Post by: Stephanie Warthe, ECO Canada
You’ve submitted dozens of applications, but you still can’t get a job? You’re not alone. We all know the basic Do’s and Don’ts of a typical job search – tailor your cover letter, arrive at the interview 15 minutes early, perfect your elevator pitch – but there are certain red flags you might be setting off that are preventing you from landing your dream job.
Here are five reasons why you’re not getting hired.
1. You don’t already have a job.
It’s an unfortunate catch-22 (how do you get a job when nobody will hire you for one?), but it’s also a job search reality. The stigma of being unemployed can put a real damper on your impression as a candidate, leaving the hiring manager wondering why you don’t have any other opportunities if you’re really so qualified. In a recent study by online recruiting software company Bullhorn, researchers found that being unemployed for two years can have a worse effect on your job prospects than a criminal record.
What you can do: If possible, don’t quit your job until you’re certain you have another opportunity lined up. If that ship has already sailed, then do your best to keep busy and do something constructive with your time. Even if you can’t get a job, you can still work on building up experience in other ways: volunteer within your industry, get a part-time job, or enroll in online classes and work towards a new credential.
2. You’re not personable during the interview.
Your mom may think you have a sparkling personality and a winning smile, but employers probably aren’t so enchanted. Your attitude during an interview helps employers decide whether you’re a good fit with the corporate culture. If you give the impression of being cold, defensive or otherwise off-putting (even if you don’t mean to), employers probably won’t be enthused about the prospect of working with you every day.
What you can do: Employers hire people that they like. They want to see that you’re excited about the job, so let them know that you’re passionate about what you do. Make a conscious effort to smile, and always try to develop a rapport with the interviewer at the start of the interview – open with some casual small talk that’s unrelated to the job (the weather, the location of the office, your commute, etc.). Lastly, remember to send a personalized follow-up note to the interviewer thanking him or her for the opportunity.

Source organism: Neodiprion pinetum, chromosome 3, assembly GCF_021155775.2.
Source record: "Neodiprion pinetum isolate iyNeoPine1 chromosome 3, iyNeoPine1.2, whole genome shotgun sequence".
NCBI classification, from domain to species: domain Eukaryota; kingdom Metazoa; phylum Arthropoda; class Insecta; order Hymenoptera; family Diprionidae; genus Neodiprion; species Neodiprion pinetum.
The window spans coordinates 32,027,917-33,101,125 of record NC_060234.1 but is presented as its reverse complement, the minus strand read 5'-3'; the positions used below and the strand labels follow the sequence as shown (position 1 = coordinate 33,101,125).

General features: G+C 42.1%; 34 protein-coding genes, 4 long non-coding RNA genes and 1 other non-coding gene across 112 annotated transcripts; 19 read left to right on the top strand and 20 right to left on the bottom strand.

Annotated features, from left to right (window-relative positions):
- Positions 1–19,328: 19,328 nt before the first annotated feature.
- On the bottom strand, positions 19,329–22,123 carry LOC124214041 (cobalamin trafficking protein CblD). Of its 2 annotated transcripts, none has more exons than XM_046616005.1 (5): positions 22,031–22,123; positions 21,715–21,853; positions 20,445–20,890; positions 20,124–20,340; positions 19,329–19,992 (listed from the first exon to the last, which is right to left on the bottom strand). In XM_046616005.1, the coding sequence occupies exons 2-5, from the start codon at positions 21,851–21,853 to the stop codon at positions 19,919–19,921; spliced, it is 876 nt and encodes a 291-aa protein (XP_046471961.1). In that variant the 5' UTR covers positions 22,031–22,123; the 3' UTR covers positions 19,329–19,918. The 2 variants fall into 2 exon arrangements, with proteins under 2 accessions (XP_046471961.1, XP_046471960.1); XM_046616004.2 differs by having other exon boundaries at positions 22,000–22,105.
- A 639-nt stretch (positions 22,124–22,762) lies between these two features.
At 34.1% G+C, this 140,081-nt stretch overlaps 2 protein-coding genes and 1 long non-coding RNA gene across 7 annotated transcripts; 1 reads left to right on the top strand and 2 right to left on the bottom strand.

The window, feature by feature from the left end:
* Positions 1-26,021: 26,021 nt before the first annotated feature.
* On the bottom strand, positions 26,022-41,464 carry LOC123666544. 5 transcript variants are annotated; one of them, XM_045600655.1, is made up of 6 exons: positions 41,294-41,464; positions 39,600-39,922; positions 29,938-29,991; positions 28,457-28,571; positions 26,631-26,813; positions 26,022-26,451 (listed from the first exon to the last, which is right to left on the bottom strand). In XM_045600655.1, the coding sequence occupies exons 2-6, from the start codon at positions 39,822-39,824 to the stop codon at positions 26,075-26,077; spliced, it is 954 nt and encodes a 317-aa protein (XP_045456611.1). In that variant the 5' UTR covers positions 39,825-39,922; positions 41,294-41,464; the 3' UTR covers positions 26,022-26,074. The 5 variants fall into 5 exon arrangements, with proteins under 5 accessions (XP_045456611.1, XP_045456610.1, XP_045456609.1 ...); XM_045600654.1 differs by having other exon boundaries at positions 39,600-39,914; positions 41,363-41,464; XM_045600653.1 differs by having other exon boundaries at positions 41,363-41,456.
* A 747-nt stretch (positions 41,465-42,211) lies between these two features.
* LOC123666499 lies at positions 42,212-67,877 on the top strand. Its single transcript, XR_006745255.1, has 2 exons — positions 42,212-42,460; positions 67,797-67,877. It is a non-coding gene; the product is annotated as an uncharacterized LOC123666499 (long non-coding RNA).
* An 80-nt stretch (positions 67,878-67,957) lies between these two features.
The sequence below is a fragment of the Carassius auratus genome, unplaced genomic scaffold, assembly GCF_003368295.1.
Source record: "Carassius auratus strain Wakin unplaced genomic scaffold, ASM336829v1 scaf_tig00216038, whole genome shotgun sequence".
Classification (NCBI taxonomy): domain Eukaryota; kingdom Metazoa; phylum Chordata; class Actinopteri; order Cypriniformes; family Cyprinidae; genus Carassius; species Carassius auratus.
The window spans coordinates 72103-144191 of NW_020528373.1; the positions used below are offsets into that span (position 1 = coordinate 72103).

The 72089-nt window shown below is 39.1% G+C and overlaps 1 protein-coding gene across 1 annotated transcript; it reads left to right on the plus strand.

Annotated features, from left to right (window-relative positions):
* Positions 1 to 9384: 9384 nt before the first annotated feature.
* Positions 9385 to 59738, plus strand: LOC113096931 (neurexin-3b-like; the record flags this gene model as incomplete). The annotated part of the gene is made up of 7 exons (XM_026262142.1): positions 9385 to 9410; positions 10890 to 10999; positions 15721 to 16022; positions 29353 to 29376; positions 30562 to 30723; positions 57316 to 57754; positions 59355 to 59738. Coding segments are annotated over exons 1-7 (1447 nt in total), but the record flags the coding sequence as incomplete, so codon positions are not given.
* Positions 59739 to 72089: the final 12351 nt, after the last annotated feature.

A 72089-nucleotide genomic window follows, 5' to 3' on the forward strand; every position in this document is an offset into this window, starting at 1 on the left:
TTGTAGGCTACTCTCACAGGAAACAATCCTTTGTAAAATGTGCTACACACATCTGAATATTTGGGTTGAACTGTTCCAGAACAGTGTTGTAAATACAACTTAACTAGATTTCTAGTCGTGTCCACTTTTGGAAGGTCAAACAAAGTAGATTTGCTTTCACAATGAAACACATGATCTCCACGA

3. You haven’t maintained your personal online brand.
Hiring managers will type your name into a search engine and look at what comes up before interviewing you. This is no longer just a best practice, it’s a recruitment fact: 91% of employers say they regularly screen candidates on social networking sites before making hiring decisions. If what they see is an out-of-date LinkedIn profile with no photo or an awkward picture you were tagged in, you may have just killed your chances.
What you can do: Put some effort into how you present yourself online. The first priority should be making sure your LinkedIn profile is up-to-date since recruiters look here first for additional information on your professional background. Go beyond just updating your work history – join LinkedIn groups relevant to your field, leave meaningful comments on the posts of others, and share interesting articles a couple of times a week. Don’t forget your other social networks either; double-check your Facebook privacy settings and try your hand at creating a custom background for your Twitter profile.
4. You’re not getting past the software bots.
Hiring managers are dealing with larger volumes of applications than ever before. Unfortunately, this means that you’ll probably end up submitting your application through automated screening software. The downside of this trend is that great candidates are being overlooked. Peter Cappelli famously wrote about an HR executive who applied anonymously for a job in his own company as an experiment and didn’t make it through the screening process.
What you can do: Screening software determines your eligibility by checking for specific words and phrases, so make sure you use the same keywords as the job posting throughout your resume. Try to incorporate skills and words relevant to the industry, and match your title to that of the vacancy. Optimizing your resume to get past the screening software is a whole new skill to learn, and it’s becoming just as important as meeting the job requirements.
5. Your résumé doesn’t list specific examples.
Your résumé has 30 seconds to impress the recruiter before it’s tossed into the rejection pile. Make it memorable by listing specific examples of your accomplishments, not just by parroting back the original job description.
What you can do: The more you can quantify your accomplishments with examples, the better. Whether it’s finishing a project ahead of schedule, earning recognition for your organization, saving the company money or increasing revenue, be sure to use specific numbers. Use the STAR technique (Situation, Task, Action, Result) to guide your examples both in interviews and on your résumé; for instance, “Led a team of eight through a new company-wide sales program; developed short and long-term sales strategies which resulted in a team revenue increase of over 150%.”
Take an honest look at which of these habits you might be guilty of, and make a conscious effort to switch them up with your next application. Happy job hunting!
Have your own experiences to add to the list? Leave them in the comments below!